Without going into great detail, EEG activity has conventionally been described in terms of a set of wide frequency bands, usually defined from slowest to quickest as: delta (1.5–3.5 Hz), theta (3.5–7.5 Hz), alpha (7.5–12.5 Hz), beta (12.5–25 Hz), and gamma (25–50 Hz). Different functional systems produce these rhythms. The spectrum comes from complex homeostatic systems involving brainstem, thalamus, and cortex and utilizing all neurotransmitters. Pacemakers in the thalamus interacting with the cortex and other areas causes synchronous oscillation in the alpha range as sensory signals are feed into the cortex. The nucleus reticularis can hyperpolarize the thalamic neurons and slow this rhythm to the theta range, decreasing sensory input to the cortex. Theta activity is generated in the limbic system and associated with memory activity. Delta activity is believed to originate in neurons in deep cortical layers and in the thalamus. It is normally inhibited by input from the lower brain controlling the amount of alertness/sleep. Activity in the beta band reflects cortico-cortical and thalamo-cortical transactions related to specific information processing. Gamma activity reflects cortico-thalamo-cortical and cortical-cortical reverberatory circuits, which play an important role in perception. These frequencies are indications of synchrony in the firing of neurons and also of phase-locking of a faster rhythm to a particular place on a slower rhythm.
As well as pace-maker neurons firing, synchrony is also affected by local field potentials. Neurons fire when their membranes pass a threshold as the voltage difference between inside and outside decreases. So the outside environment is part of the threshold. If the local field potential becomes nearer to a neuron’s inside field, the neuron is more likely to fire. LFPs are the product of many influences including other neurons near by, the glial cells packed around the neurons and the glial calcium ion communication (also rhythmic). There are magnetic fields that may affect the activity of neurons. It seems to me that there are long years of work ahead in clarifying the causes. interactions and effects of brain rhythms. But it does seem that the contents of consciousness are ‘broadcast’ across the brain during a very particular wave of sustained synchronous activity from the frontal cortex back across the length of the cortex to the primary sensory areas involving the parietal and other parts of the cortex and the thalamus.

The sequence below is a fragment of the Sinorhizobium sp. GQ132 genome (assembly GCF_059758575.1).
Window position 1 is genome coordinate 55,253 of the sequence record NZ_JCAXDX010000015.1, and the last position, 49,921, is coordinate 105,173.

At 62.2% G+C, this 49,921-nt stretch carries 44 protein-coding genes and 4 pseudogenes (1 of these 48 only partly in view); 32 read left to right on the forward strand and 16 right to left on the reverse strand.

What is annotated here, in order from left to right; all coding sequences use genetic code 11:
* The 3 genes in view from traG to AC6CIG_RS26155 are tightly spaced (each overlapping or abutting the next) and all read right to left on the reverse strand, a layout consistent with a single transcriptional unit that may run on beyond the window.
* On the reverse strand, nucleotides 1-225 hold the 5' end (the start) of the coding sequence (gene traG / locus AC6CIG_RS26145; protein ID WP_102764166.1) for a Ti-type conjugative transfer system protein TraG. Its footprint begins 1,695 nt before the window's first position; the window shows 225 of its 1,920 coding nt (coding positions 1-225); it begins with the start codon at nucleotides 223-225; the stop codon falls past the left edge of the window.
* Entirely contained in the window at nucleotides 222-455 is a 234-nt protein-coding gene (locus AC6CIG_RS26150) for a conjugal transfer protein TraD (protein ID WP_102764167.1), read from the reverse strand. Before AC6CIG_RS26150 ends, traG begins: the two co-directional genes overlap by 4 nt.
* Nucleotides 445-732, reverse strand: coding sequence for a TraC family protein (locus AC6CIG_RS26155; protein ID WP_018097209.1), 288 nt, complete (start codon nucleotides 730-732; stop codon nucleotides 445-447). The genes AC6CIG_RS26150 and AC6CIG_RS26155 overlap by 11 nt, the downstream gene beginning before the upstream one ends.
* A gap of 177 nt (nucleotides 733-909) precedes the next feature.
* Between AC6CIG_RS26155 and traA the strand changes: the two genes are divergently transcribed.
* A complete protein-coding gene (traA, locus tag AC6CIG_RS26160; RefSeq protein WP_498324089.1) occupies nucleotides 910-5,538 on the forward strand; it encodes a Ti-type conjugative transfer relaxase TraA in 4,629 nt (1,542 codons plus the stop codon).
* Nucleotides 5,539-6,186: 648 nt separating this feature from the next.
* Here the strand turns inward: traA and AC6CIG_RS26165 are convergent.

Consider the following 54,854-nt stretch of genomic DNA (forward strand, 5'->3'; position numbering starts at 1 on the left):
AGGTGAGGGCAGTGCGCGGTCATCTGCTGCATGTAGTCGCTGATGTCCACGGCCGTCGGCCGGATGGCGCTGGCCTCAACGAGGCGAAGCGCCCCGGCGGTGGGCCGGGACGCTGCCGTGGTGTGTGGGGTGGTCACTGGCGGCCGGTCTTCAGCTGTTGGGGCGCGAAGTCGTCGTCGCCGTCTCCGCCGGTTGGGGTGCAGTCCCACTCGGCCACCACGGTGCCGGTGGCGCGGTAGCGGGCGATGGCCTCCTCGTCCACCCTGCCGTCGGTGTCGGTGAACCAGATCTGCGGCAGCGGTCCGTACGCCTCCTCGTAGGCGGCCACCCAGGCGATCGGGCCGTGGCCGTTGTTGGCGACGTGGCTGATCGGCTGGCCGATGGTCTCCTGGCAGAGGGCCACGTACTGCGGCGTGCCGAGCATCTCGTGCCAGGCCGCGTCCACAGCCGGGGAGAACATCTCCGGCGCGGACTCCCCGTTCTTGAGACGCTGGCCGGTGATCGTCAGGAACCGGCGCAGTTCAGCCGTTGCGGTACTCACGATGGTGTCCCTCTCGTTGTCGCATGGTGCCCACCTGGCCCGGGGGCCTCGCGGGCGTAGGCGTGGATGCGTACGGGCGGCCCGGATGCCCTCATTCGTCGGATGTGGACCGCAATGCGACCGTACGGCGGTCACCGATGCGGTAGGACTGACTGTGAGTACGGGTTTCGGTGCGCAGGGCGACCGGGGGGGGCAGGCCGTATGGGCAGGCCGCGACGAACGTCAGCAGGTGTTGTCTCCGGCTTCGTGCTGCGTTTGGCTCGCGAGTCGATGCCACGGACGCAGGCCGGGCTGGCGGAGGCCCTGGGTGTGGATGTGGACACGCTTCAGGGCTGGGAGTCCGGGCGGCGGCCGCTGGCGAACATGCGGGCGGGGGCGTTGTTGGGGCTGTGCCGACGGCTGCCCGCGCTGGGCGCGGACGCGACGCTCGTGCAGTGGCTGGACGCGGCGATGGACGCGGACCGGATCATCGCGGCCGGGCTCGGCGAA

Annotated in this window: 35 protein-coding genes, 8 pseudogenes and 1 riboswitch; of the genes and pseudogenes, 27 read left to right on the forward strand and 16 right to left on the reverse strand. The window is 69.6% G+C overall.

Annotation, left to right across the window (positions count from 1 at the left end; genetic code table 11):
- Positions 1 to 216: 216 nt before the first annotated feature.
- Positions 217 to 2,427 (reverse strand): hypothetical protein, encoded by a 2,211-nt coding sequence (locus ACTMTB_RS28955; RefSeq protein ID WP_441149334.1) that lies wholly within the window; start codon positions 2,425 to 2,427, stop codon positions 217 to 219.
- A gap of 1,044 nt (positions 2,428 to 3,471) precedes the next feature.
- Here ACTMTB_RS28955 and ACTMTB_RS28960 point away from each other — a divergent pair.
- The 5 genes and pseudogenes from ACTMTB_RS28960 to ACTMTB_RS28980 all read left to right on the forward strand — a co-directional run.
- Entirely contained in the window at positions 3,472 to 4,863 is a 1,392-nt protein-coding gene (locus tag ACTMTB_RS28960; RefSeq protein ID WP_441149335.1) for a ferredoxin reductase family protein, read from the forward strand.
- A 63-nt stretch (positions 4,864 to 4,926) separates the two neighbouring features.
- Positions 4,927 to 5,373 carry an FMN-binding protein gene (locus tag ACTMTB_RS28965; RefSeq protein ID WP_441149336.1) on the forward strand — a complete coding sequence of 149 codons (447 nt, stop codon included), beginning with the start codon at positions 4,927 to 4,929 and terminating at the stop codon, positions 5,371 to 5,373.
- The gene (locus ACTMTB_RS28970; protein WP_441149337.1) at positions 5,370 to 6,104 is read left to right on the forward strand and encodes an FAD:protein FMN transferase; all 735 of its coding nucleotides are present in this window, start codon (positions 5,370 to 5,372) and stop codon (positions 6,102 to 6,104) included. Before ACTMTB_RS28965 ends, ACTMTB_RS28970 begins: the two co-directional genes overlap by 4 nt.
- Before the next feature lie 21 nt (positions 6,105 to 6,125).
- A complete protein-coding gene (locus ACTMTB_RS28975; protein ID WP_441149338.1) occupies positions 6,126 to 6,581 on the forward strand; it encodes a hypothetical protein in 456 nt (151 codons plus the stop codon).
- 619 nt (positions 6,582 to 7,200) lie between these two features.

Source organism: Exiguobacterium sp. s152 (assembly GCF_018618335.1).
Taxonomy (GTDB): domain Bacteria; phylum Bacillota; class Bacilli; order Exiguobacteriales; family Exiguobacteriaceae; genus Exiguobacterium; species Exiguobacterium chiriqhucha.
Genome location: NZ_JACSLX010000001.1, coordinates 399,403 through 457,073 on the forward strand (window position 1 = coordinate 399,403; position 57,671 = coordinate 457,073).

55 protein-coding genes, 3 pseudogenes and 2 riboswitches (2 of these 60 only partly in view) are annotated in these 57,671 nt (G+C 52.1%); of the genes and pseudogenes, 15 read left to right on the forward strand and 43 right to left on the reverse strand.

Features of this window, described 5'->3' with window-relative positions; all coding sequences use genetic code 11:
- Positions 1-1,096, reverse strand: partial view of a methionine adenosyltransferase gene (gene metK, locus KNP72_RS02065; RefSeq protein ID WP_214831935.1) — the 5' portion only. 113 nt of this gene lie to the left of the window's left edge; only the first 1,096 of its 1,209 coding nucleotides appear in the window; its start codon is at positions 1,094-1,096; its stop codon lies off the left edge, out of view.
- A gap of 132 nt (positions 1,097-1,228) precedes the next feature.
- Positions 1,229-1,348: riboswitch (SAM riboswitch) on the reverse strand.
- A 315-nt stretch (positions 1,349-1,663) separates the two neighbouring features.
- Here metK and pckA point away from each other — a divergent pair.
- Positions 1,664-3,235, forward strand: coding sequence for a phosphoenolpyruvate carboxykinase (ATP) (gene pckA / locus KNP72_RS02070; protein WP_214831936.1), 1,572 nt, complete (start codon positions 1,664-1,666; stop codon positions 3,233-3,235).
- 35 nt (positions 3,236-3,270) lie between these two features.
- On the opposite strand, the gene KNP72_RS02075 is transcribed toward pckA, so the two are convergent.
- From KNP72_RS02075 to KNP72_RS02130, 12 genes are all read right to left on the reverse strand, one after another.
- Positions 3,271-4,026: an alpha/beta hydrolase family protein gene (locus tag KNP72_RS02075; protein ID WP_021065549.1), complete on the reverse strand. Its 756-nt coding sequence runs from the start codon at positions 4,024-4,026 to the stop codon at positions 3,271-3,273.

To illustration the sort of activity involved, here is a very interesting video. (here). The time is not speeded up or slowed down, the colors indicate frequency ranges, the sounds are not simplified but the frequencies only made auditory and moved into a good range for human hearing. The resolution of time and location is only as good as the original fMRI scan. One can almost see the communication of information involved in consciousness in this video.
There is more to come. Previous posts in this series: